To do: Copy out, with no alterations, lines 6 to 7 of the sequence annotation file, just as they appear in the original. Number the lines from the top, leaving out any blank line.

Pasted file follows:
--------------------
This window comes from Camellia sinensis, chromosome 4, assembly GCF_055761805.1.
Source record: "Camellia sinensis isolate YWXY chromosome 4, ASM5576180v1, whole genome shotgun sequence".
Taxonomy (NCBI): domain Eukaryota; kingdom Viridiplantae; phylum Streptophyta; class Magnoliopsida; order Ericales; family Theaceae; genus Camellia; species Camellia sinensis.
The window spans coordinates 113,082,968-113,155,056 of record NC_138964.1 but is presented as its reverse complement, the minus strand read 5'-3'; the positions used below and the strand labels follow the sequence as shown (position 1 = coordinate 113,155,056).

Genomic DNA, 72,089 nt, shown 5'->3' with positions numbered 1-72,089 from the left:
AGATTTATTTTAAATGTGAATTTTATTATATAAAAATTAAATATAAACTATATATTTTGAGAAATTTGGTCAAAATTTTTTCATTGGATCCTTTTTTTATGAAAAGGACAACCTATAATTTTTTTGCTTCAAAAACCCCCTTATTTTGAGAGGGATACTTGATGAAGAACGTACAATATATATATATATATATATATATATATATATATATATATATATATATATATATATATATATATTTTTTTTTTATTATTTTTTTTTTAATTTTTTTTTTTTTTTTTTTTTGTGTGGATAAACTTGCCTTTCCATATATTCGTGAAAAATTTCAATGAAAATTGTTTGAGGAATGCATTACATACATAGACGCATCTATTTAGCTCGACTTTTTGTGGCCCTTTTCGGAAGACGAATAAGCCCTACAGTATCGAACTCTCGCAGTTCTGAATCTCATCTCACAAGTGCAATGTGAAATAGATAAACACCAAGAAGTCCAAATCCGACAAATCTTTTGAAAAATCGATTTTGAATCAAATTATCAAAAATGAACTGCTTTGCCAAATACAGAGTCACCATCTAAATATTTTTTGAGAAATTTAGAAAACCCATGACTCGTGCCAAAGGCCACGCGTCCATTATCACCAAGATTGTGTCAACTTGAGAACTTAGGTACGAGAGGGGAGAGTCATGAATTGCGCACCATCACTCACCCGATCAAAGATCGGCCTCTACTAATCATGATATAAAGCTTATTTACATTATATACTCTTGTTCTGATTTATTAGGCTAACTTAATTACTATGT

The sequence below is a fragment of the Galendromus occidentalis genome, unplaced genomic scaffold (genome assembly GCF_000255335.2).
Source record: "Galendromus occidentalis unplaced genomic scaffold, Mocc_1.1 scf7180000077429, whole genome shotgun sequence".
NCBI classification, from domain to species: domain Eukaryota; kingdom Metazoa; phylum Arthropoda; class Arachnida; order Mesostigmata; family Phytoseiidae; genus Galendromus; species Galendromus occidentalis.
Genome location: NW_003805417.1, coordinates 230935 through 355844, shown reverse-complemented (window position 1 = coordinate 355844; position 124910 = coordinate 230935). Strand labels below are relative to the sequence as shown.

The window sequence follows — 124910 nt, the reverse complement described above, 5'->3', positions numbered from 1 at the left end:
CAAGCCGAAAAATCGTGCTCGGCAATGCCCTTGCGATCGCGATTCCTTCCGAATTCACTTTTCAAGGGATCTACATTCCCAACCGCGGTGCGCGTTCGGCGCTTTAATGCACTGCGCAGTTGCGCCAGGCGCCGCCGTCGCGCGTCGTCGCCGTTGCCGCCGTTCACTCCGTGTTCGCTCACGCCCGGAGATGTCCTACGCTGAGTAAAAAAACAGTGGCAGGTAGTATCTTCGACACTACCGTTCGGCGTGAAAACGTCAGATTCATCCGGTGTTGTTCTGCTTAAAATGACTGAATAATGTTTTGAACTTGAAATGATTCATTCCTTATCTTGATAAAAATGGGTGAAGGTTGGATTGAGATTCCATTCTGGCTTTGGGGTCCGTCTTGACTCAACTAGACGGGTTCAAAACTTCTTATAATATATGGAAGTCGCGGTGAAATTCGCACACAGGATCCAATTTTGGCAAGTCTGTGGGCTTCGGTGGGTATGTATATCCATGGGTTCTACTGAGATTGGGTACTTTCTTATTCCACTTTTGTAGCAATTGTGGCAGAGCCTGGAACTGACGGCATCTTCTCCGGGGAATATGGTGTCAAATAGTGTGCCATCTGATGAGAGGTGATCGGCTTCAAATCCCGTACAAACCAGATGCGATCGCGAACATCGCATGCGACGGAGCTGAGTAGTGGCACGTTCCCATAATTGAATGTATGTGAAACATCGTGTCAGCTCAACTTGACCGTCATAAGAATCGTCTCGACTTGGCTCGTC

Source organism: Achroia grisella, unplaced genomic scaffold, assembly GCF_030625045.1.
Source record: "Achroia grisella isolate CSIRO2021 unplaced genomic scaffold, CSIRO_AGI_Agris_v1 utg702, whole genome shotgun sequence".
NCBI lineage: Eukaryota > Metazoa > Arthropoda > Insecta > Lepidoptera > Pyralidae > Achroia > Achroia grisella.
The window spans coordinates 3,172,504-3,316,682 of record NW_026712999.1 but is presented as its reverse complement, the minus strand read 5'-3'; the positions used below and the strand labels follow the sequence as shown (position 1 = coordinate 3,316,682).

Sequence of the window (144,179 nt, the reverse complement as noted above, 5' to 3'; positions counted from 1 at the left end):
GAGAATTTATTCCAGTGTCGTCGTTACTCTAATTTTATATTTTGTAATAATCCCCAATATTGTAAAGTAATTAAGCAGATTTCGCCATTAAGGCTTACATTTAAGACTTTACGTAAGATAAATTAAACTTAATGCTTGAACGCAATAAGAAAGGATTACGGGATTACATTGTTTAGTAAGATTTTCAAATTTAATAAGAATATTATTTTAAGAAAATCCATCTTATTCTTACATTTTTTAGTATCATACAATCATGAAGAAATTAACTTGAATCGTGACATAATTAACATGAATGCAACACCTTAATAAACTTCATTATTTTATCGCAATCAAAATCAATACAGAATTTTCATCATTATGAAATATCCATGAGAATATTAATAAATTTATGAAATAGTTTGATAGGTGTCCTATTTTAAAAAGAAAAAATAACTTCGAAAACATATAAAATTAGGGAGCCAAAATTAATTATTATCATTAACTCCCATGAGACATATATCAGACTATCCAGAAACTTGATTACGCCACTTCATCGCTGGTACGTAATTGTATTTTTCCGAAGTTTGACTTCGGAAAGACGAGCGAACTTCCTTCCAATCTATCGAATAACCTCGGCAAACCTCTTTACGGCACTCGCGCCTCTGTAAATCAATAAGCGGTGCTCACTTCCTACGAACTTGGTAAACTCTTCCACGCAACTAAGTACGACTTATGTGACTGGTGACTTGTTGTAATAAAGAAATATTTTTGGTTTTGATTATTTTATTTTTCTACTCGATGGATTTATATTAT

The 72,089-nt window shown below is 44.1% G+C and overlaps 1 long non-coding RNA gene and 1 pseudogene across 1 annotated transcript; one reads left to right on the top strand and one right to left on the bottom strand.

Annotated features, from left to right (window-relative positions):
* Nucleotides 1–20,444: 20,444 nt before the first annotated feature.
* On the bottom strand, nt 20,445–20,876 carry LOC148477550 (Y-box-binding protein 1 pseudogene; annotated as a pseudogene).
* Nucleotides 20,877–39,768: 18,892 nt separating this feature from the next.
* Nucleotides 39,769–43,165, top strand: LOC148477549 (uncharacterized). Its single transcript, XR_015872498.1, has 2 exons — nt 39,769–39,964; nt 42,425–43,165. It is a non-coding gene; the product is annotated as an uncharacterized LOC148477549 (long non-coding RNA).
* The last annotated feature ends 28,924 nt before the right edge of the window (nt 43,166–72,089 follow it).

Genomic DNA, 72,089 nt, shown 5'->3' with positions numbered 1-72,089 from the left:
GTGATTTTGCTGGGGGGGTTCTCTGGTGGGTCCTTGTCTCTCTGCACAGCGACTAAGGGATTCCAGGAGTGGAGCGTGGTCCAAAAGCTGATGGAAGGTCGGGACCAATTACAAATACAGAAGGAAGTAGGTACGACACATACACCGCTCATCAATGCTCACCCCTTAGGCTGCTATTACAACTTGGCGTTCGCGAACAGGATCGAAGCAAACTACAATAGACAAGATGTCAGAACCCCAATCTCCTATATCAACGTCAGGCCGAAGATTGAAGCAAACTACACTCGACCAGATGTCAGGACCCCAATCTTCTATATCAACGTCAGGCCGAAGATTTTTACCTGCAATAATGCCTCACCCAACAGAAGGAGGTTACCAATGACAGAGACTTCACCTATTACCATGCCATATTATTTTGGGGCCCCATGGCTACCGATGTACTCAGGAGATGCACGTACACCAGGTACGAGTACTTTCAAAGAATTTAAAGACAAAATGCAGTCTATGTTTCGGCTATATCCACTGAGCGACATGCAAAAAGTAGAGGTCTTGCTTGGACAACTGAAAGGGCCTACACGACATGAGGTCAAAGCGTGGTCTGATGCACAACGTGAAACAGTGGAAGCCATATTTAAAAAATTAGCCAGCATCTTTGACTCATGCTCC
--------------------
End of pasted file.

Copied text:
AGATTTATTTTAAATGTGAATTTTATTATATAAAAATTAAATATAAACTATATATTTTGAGAAATTTGGTCAAAATTTTTTCATTGGATCCTTTTTTTATGAAAAGGACAACCTATAATTTTTTTGCTTCAAAAACCCCCTTATTTTGAGAGGGATACTTGATGAAGAACGTACAATATATATATATATATATATATATATATATATATATATATATATATATATATATATATATATATTTTTTTTTTATTATTTTTTTTTTAATTTTTTTTTTTTTTTTTTTTTGTGTGGATAAACTTGCCTTTCCATATATTCGTGAAAAATTTCAATGAAAATTGTTTGAGGAATGCATTACATACATAGACGCATCTATTTAGCTCGACTTTTTGTGGCCCTTTTCGGAAGACGAATAAGCCCTACAGTATCGAACTCTCGCAGTTCTGAATCTCATCTCACAAGTGCAATGTGAAATAGATAAACACCAAGAAGTCCAAATCCGACAAATCTTTTGAAAAATCGATTTTGAATCAAATTATCAAAAATGAACTGCTTTGCCAAATACAGAGTCACCATCTAAATATTTTTTGAGAAATTTAGAAAACCCATGACTCGTGCCAAAGGCCACGCGTCCATTATCACCAAGATTGTGTCAACTTGAGAACTTAGGTACGAGAGGGGAGAGTCATGAATTGCGCACCATCACTCACCCGATCAAAGATCGGCCTCTACTAATCATGATATAAAGCTTATTTACATTATATACTCTTGTTCTGATTTATTAGGCTAACTTAATTACTATGT

The sequence below is a fragment of the Galendromus occidentalis genome, unplaced genomic scaffold (genome assembly GCF_000255335.2).